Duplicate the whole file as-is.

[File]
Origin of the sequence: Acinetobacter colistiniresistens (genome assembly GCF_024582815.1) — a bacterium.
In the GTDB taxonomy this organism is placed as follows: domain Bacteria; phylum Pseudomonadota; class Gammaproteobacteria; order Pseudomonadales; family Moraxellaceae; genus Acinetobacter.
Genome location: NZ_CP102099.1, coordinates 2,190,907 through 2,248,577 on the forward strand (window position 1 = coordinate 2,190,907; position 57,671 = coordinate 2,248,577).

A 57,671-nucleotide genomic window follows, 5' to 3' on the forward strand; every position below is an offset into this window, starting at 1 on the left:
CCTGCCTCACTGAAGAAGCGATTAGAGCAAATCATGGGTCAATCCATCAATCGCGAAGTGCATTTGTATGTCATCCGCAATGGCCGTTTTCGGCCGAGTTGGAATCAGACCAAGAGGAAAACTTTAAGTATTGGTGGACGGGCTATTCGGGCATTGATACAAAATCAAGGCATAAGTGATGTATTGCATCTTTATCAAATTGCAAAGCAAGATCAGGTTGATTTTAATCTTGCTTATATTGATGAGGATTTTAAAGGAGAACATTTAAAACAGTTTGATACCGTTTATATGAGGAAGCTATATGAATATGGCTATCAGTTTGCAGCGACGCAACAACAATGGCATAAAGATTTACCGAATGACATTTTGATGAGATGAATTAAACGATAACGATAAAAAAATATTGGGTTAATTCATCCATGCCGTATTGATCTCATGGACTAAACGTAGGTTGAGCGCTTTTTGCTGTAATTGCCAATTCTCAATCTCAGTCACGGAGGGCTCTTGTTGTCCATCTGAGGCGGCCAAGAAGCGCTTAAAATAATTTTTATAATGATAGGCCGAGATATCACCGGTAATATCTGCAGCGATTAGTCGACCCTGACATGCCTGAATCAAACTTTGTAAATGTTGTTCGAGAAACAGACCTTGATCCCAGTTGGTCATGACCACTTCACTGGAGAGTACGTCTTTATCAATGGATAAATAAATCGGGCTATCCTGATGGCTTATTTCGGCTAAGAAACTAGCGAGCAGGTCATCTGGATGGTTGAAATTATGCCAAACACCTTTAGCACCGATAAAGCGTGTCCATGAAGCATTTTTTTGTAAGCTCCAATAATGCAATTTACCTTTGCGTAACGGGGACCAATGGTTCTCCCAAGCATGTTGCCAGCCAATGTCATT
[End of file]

Origin of the sequence: Acinetobacter colistiniresistens (genome assembly GCF_024582815.1) — a bacterium.
In the GTDB taxonomy this organism is placed as follows: domain Bacteria; phylum Pseudomonadota; class Gammaproteobacteria; order Pseudomonadales; family Moraxellaceae; genus Acinetobacter.
Genome location: NZ_CP102099.1, coordinates 2,190,907 through 2,248,577 on the forward strand (window position 1 = coordinate 2,190,907; position 57,671 = coordinate 2,248,577).

A 57,671-nucleotide genomic window follows, 5' to 3' on the forward strand; every position below is an offset into this window, starting at 1 on the left:
CCTGCCTCACTGAAGAAGCGATTAGAGCAAATCATGGGTCAATCCATCAATCGCGAAGTGCATTTGTATGTCATCCGCAATGGCCGTTTTCGGCCGAGTTGGAATCAGACCAAGAGGAAAACTTTAAGTATTGGTGGACGGGCTATTCGGGCATTGATACAAAATCAAGGCATAAGTGATGTATTGCATCTTTATCAAATTGCAAAGCAAGATCAGGTTGATTTTAATCTTGCTTATATTGATGAGGATTTTAAAGGAGAACATTTAAAACAGTTTGATACCGTTTATATGAGGAAGCTATATGAATATGGCTATCAGTTTGCAGCGACGCAACAACAATGGCATAAAGATTTACCGAATGACATTTTGATGAGATGAATTAAACGATAACGATAAAAAAATATTGGGTTAATTCATCCATGCCGTATTGATCTCATGGACTAAACGTAGGTTGAGCGCTTTTTGCTGTAATTGCCAATTCTCAATCTCAGTCACGGAGGGCTCTTGTTGTCCATCTGAGGCGGCCAAGAAGCGCTTAAAATAATTTTTATAATGATAGGCCGAGATATCACCGGTAATATCTGCAGCGATTAGTCGACCCTGACATGCCTGAATCAAACTTTGTAAATGTTGTTCGAGAAACAGACCTTGATCCCAGTTGGTCATGACCACTTCACTGGAGAGTACGTCTTTATCAATGGATAAATAAATCGGGCTATCCTGATGGCTTATTTCGGCTAAGAAACTAGCGAGCAGGTCATCTGGATGGTTGAAATTATGCCAAACACCTTTAGCACCGATAAAGCGTGTCCATGAAGCATTTTTTTGTAAGCTCCAATAATGCAATTTACCTTTGCGTAACGGGGACCAATGGTTCTCCCAAGCATGTTGCCAGCCAATGTCATT